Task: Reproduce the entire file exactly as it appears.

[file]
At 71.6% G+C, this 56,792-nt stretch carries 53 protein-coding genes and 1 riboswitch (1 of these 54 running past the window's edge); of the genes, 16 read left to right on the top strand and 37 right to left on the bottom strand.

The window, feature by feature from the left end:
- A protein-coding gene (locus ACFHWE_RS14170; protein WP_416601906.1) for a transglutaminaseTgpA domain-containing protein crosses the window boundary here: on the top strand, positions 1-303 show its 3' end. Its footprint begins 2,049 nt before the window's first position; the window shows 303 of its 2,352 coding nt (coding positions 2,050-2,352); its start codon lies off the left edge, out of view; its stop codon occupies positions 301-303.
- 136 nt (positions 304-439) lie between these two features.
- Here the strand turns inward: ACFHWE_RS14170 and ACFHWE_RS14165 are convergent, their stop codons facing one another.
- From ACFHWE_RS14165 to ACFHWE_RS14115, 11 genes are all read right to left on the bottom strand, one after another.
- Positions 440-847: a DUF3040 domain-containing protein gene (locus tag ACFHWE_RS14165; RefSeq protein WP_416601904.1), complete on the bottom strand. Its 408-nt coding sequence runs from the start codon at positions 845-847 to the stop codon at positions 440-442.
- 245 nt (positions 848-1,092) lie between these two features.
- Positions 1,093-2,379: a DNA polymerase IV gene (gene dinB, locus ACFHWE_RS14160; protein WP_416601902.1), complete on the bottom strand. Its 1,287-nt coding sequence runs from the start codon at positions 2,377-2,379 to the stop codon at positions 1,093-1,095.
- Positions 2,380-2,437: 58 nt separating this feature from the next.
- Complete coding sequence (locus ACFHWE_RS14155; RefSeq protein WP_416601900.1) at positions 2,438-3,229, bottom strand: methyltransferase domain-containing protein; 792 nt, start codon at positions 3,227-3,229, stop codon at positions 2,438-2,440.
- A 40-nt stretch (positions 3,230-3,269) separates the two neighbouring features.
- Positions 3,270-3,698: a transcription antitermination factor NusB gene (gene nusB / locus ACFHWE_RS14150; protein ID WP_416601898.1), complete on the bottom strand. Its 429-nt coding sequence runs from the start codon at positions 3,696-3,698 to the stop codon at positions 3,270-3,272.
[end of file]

At 71.6% G+C, this 56,792-nt stretch carries 53 protein-coding genes and 1 riboswitch (1 of these 54 running past the window's edge); of the genes, 16 read left to right on the top strand and 37 right to left on the bottom strand.

The window, feature by feature from the left end:
- A protein-coding gene (locus ACFHWE_RS14170; protein WP_416601906.1) for a transglutaminaseTgpA domain-containing protein crosses the window boundary here: on the top strand, positions 1-303 show its 3' end. Its footprint begins 2,049 nt before the window's first position; the window shows 303 of its 2,352 coding nt (coding positions 2,050-2,352); its start codon lies off the left edge, out of view; its stop codon occupies positions 301-303.
- 136 nt (positions 304-439) lie between these two features.
- Here the strand turns inward: ACFHWE_RS14170 and ACFHWE_RS14165 are convergent, their stop codons facing one another.
- From ACFHWE_RS14165 to ACFHWE_RS14115, 11 genes are all read right to left on the bottom strand, one after another.
- Positions 440-847: a DUF3040 domain-containing protein gene (locus tag ACFHWE_RS14165; RefSeq protein WP_416601904.1), complete on the bottom strand. Its 408-nt coding sequence runs from the start codon at positions 845-847 to the stop codon at positions 440-442.
- 245 nt (positions 848-1,092) lie between these two features.
- Positions 1,093-2,379: a DNA polymerase IV gene (gene dinB, locus ACFHWE_RS14160; protein WP_416601902.1), complete on the bottom strand. Its 1,287-nt coding sequence runs from the start codon at positions 2,377-2,379 to the stop codon at positions 1,093-1,095.
- Positions 2,380-2,437: 58 nt separating this feature from the next.
- Complete coding sequence (locus ACFHWE_RS14155; RefSeq protein WP_416601900.1) at positions 2,438-3,229, bottom strand: methyltransferase domain-containing protein; 792 nt, start codon at positions 3,227-3,229, stop codon at positions 2,438-2,440.
- A 40-nt stretch (positions 3,230-3,269) separates the two neighbouring features.
- Positions 3,270-3,698: a transcription antitermination factor NusB gene (gene nusB / locus ACFHWE_RS14150; protein ID WP_416601898.1), complete on the bottom strand. Its 429-nt coding sequence runs from the start codon at positions 3,696-3,698 to the stop codon at positions 3,270-3,272.